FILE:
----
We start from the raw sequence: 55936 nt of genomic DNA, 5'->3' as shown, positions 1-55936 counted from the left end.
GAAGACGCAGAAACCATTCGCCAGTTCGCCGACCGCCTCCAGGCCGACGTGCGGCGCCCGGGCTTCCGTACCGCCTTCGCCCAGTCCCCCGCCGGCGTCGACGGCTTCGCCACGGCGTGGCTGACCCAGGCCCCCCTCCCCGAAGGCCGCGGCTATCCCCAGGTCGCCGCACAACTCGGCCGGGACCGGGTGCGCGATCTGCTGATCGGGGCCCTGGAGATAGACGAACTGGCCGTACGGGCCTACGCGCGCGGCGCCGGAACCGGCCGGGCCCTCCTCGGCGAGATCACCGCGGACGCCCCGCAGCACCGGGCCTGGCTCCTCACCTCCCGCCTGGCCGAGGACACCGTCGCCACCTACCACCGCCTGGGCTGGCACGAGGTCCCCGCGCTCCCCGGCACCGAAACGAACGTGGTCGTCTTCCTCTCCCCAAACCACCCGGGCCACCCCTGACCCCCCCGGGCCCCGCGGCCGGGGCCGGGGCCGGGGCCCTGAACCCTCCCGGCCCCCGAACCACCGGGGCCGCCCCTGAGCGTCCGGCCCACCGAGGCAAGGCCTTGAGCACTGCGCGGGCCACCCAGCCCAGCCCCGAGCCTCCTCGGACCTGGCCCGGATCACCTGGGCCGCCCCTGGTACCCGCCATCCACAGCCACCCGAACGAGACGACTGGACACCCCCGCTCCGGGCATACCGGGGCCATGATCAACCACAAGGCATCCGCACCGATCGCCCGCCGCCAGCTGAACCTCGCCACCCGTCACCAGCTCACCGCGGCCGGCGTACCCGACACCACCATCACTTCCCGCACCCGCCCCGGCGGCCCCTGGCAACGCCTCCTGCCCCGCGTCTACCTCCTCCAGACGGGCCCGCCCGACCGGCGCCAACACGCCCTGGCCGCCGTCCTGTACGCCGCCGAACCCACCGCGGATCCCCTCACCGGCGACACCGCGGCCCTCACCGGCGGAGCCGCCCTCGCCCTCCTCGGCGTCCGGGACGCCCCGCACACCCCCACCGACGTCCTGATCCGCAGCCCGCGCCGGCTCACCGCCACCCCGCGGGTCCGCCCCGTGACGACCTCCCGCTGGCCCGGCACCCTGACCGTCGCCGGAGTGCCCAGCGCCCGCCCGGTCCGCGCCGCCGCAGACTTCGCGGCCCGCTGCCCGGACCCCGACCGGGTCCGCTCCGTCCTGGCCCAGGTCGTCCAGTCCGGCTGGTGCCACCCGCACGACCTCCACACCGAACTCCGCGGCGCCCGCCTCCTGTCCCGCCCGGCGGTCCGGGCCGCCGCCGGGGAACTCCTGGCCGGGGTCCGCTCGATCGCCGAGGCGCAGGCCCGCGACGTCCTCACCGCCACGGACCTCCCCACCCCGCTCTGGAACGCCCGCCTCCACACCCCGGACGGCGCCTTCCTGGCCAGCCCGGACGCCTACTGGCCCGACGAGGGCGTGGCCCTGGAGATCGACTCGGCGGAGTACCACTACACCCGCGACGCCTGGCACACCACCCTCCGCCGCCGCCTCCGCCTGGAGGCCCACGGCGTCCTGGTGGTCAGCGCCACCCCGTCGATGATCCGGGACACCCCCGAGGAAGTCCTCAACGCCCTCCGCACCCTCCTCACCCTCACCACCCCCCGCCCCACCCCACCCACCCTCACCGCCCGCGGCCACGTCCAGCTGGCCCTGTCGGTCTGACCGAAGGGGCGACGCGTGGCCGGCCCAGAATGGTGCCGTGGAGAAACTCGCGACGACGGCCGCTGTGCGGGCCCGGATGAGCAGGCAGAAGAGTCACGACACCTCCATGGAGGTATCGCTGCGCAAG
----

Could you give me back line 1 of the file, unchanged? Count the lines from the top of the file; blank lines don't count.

We start from the raw sequence: 55936 nt of genomic DNA, 5'->3' as shown, positions 1-55936 counted from the left end.